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Why EFCC arrested ex-Anambra Governor, Willie Obiano

The Economic and Financial Crimes Commission (EFCC) arrested former Anambra Governor, Willie Obiano in Lagos on Thursday.   He was picke...

The Economic and Financial Crimes Commission (EFCC) arrested former Anambra Governor, Willie Obiano in Lagos on Thursday.

 

He was picked up hours after leaving the seat of power, handing over to successor Governor Charles Soludo, a former Central Bank of Nigeria (CBN) Governor.

 

Obiano was cornered around 8:30 p.m. at the Murtala Muhammed International Airport (MMIA) as he headed to Houston, Texas in the United States.

 

EFCC confirmed he had been on a watch list but protected under the immunity clause. The Nigeria Immigration Service (NIS) assisted in his interception.

 

By Friday morning, the anti-graft agency moved Obiano to Abuja, the capital of Nigeria.

 

It was gathered that the All Progressives Grand Alliance (APGA) chieftain is in trouble for alleged funds diversion.

 

Specifically, Obiano is accused of “pocketing” allocations meant for Local Government Councils (LGCs) in Anambra.

 

The two-term ex-helmsman is also indicted for alleged purchase of properties in “Lagos, Abuja and outside the country”.

 

“Of course, these acquisitions were done through proxies and associates that would be revealed in due course.

 

“The EFCC had sent operatives to Lagos and Abuja airports 24 hours before Obiano handed over to Soludo”, a source said.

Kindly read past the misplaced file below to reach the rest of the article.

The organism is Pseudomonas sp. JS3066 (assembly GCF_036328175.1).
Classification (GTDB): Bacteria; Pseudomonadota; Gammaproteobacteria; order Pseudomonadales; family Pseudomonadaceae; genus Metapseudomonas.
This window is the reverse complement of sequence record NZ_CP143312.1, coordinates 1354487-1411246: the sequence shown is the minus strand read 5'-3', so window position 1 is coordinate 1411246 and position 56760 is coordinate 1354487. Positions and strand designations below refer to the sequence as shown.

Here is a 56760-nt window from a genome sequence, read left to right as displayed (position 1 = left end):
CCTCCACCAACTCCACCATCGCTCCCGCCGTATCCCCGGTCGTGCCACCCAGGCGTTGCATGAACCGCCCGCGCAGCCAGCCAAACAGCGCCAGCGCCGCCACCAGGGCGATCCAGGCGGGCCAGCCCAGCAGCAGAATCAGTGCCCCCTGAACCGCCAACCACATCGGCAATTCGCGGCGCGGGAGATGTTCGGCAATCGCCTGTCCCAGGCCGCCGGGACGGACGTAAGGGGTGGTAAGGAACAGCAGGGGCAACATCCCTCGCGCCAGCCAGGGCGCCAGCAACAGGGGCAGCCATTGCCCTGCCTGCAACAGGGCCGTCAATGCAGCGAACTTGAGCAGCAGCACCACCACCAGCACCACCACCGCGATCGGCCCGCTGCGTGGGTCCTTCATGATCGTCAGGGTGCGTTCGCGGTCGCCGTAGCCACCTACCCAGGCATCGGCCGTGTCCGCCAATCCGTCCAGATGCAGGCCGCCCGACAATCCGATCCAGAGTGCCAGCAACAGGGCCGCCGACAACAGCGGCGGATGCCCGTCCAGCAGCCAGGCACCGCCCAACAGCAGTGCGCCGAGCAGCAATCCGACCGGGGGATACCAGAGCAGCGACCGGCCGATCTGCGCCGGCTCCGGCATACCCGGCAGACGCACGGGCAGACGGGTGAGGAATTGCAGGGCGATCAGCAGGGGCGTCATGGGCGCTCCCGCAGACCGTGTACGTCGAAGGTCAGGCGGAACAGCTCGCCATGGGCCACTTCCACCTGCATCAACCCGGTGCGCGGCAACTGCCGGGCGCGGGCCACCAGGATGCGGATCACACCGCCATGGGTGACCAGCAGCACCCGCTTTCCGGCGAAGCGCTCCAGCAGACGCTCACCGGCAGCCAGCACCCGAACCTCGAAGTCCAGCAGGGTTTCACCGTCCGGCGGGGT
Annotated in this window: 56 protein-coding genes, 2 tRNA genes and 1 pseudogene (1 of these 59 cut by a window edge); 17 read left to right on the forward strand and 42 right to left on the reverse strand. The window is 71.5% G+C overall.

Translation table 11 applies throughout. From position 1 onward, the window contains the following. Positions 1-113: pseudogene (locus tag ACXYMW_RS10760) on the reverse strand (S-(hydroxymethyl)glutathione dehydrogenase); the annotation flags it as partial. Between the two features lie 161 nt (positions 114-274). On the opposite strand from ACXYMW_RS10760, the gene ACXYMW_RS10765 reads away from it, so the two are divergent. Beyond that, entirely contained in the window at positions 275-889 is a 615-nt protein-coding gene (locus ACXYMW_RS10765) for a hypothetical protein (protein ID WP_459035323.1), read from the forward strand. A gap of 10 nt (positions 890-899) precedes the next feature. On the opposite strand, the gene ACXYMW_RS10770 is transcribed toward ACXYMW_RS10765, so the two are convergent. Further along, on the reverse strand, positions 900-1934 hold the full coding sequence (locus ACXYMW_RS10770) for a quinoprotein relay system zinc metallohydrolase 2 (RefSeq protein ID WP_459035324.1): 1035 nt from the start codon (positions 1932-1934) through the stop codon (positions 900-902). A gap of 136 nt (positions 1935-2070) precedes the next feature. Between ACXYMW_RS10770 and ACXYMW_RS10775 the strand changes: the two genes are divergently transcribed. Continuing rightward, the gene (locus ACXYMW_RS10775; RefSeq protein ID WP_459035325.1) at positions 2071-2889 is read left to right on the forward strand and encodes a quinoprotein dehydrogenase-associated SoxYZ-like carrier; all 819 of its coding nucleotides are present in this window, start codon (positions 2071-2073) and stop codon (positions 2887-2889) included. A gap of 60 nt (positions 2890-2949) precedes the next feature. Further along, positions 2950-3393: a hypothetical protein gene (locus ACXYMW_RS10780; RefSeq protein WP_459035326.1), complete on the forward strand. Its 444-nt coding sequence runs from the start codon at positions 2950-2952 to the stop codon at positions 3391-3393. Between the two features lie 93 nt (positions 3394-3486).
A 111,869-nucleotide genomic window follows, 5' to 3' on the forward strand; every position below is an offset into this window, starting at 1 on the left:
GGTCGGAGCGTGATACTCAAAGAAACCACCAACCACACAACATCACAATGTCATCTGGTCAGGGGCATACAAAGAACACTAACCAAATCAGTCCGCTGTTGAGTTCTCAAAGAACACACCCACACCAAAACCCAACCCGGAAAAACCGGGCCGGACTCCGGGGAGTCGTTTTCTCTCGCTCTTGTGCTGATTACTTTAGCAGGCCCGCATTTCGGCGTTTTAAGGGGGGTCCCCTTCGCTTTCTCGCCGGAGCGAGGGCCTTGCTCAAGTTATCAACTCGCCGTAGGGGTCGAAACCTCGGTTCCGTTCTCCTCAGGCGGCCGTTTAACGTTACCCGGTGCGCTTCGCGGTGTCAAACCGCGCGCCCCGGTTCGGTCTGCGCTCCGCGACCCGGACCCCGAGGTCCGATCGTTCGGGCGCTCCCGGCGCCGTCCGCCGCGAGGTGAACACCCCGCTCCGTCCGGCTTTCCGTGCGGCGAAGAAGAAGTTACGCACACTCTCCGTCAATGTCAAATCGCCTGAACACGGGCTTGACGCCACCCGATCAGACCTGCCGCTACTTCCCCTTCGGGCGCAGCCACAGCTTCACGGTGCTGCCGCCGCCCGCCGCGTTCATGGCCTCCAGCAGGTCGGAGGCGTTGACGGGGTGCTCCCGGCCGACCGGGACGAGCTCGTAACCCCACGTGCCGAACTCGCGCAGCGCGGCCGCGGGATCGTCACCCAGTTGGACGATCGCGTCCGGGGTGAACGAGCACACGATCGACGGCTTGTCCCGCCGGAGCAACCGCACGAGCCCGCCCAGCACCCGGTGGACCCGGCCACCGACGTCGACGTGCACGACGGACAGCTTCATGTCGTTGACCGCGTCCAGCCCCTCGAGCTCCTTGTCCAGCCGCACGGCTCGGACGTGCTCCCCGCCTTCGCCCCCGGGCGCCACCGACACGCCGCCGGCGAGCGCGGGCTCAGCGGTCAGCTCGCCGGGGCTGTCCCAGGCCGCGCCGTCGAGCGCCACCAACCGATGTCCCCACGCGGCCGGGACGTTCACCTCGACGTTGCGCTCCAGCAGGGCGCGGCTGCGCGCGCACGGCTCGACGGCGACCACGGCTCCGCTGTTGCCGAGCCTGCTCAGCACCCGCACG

EFCC Head of Media, Wilson Uwujaren explained that he could not provide any information for now.

 

“I can’t go into details at the moment until we conclude our investigation”, he said.

 

It is not a secret that some state governors abuse the system. They seize control of the funds and give local government chairmen whatever amount they please.

 

The Federal Government has been advocating an end to the controversial State/Local Government Joint Accounts (SLGJA).

 

At a 2019 summit in Abuja, Boss Mustapha, Secretary to the Government of the Federation (SGF), condemned the relegation of LGCs.

 

“We certainly cannot live with the continued mismanagement of public funds (joint accounts) any longer.

 

“Most of us know the dangers and consequences of this sustained degradation of our local government system, which manifest in an increased wave of crimes and social maladies”, Mustapha said.

 

The SGF listed human trafficking, baby factories, terrorism, kidnapping, cultism, neighbourhood gangs, an influx of youths to urban centres, rural poverty, dilapidated primary schools and primary health facilities.

 

But the good news is that the scrap of the SLGJA was endorsed by the Senate and House of Representatives during the 1999 Constitution Review.

 

The matter now lies with the 36 Houses of Assembly. Their approval or otherwise will determine whether LGCs will have to continue to beg governors for funds to finance their responsibilities.

 

The requirement is for two-thirds of State Assemblies to toe the path of the National Assembly. If 24 Houses pass the proposed amendment, it would be goodbye to State/LG Joint Accounts in Nigeria. 

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